election results: NA
Suffrage 17 years of age; universal
Citizenship citizenship by birth: no

citizenship by descent only: the father must be a citizen of Sudan

dual citizenship recognized: no

residency requirement for naturalization: 10 years
National Holiday Independence Day, 1 January (1956)
Constitution history: previous 1973, 1998, 2005 (interim constitution, which was suspended in April 2019); latest initial draft completed by Transitional Military Council in May 2019; revised draft known as the "Draft Constitutional Charter for the 2019 Transitional Period," or “2019 Constitutional Declaration” was signed by the Council and opposition coalition on 4 August 2019

amendments: amended 2020 to incorporate the Juba Agreement for Peace in Sudan; the military suspended several provisions of the Constitutional Declaration in October 2021
Independence 1 January 1956 (from Egypt and the UK)

Sudan Video

YouTube, Zann Parker Special Sudanese culture and Beja Tribe | Port Sudan

CountryReports YouTube Channel:

Join CountryReports YouTube Channel (Click Here)

Sudan Geography

What environmental issues does Sudan have?

Overview Sudan, a vast, sun-baked land, gained independence in 1956, following the end of the Anglo-Egyptian condominium. It is the largest country in all Africa, stretching almost one million square miles. To the north are the Libyan and Nubian Deserts. In mid-country, a band of rocky semi-desert reaches from the Chad border eastward to encompass the range of arid mountains along the Red Sea coast and the Ethiopian border. The southern half consists of savanna and swampland grading into semitropical forests along the Democratic Republic of Congo and Uganda borders. Although arable, fertile land is available (37 %), but little (1.5 %) is cultivated because of inadequate irrigation.

Through these diverse regions flow the White and Blue Niles, which converge at Khartoum. The Nile system, with its major tributaries-the Bahr al Ghazal, Sobat, and Atbara-is the primary water supply for northeastern Africa. Most cultivation in the north of Sudan depends on these rivers, but farther south, rainfall is sufficient for cultivation and grazing.

The river is navigable only in certain areas. The Bahr al-Arab, flowing west to east, forms a natural frontier. Another, more formidable obstacle to the south is the Sudd, an immense 12,000 square miles of swamp floating vegetation into which the White Nile expands before reverting to river again.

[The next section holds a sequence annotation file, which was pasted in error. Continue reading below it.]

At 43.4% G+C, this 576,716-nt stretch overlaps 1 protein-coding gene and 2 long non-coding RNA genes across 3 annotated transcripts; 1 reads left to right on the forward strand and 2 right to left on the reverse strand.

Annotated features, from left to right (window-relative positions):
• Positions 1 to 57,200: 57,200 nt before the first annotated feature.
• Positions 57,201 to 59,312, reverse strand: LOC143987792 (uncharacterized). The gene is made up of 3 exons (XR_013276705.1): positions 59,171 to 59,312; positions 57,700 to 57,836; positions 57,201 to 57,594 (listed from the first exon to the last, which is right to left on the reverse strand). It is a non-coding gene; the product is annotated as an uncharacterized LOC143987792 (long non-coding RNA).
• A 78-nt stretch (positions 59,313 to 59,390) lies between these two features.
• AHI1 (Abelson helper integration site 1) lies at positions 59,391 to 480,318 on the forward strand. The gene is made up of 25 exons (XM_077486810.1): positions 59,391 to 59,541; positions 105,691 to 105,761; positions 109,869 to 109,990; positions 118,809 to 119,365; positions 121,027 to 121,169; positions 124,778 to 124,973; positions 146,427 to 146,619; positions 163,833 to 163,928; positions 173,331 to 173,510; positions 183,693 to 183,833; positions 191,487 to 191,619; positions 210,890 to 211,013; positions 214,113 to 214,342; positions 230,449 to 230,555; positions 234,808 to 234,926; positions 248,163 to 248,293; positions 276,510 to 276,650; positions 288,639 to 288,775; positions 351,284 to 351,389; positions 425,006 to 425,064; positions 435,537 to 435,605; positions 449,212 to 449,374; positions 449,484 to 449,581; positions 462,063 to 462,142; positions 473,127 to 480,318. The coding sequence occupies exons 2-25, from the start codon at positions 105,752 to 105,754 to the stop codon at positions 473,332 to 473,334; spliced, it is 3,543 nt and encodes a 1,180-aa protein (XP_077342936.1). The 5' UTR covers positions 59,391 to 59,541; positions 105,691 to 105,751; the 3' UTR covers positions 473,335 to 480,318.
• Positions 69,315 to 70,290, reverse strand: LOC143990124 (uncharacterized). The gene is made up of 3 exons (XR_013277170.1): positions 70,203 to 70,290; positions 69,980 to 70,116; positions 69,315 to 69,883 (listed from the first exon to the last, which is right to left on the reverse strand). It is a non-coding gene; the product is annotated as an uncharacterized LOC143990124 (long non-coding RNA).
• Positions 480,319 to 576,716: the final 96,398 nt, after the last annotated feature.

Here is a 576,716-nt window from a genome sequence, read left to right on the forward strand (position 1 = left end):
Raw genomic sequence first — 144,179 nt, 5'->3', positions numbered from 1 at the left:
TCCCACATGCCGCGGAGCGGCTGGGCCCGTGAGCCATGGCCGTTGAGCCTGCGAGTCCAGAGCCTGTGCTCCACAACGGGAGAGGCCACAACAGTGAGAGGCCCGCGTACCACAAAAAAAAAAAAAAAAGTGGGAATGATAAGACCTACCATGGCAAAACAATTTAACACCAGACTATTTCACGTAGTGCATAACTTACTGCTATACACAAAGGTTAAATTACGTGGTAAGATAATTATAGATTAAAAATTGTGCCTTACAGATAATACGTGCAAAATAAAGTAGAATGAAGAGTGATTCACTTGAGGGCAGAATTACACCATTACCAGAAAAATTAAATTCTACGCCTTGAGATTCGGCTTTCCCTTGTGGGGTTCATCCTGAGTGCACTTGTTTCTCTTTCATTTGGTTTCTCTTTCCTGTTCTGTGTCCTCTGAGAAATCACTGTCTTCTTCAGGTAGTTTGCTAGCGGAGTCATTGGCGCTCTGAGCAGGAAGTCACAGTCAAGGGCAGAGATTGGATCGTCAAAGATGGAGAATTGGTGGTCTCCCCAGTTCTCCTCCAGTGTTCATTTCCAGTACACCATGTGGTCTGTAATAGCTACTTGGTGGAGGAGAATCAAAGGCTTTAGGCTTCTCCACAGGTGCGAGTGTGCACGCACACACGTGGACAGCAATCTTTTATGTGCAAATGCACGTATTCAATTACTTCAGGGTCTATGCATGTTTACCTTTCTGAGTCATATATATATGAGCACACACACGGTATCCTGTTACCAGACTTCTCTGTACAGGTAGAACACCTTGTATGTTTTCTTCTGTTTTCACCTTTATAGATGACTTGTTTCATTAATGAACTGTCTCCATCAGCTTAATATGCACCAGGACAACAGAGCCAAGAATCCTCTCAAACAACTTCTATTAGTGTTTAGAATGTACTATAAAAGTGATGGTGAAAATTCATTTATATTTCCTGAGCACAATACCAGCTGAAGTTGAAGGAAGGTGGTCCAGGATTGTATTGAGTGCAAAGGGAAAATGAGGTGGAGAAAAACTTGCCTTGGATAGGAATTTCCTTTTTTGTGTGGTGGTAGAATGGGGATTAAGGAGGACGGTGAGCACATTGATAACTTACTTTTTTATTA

Climate Khartoum is usually hot and dusty. During May, June, and July, daily high temperatures average around 100 F or higher, with frequent dust storms called "haboobs." July, August, and part of September are not as hot, with rare but heavy rainstorms (average 8 inches yearly) and continuing haboobs. From November until April, daily temperatures range around 95 F; nights, around 70 F, are pleasant. Cool weather at night and in the early mornings sometimes requires light sweaters or blankets.
Border Countries Central African Republic 1,165 km, Chad 1,360 km, Democratic Republic of the Congo 628 km, Egypt 1,273 km, Eritrea 605 km, Ethiopia 1,606 km, Kenya 232 km, Libya 383 km, Uganda 435 km
Environment - Current Issues inadequate supplies of potable water; wildlife populations threatened by excessive hunting; soil erosion; desertification; periodic drought
Environment - International Agreements party to: Biodiversity, Climate Change, Climate Change-Kyoto Protocol, Desertification, Endangered Species, Hazardous Wastes, Law of the Sea, Ozone Layer Protection, Wetlands signed, but not ratified: none of the selected agreements
Terrain generally flat, featureless plain; mountains in far south, northeast and west; desert dominates the north

Sudan Economy

How big is the Sudan economy?

Economic Overview Sudan is a country located in northeastern Africa with a population of over 44 million people. Its economy is characterized by agriculture, oil production, and small-scale industries. However, the country has faced significant economic challenges, including political instability, external debt, and economic sanctions, which have hindered its growth and development.

Key Economic Indicators:

GDP Growth: Sudan's GDP growth has been fluctuating in recent years due to various factors, including economic reforms, political instability, and external pressures. In 2020, the country experienced negative GDP growth due to the COVID-19 pandemic and ongoing economic challenges.

Inflation: Inflation rates in Sudan have historically been high, leading to a decrease in purchasing power for citizens. The country has faced bouts of hyperinflation, causing significant economic hardships for its population.

Agriculture: Agriculture is a vital sector in Sudan's economy, employing a large portion of the population. The country is known for its production of crops like sorghum, millet, and wheat. Additionally, Sudan is a major exporter of crops such as gum arabic, which is used in various industries.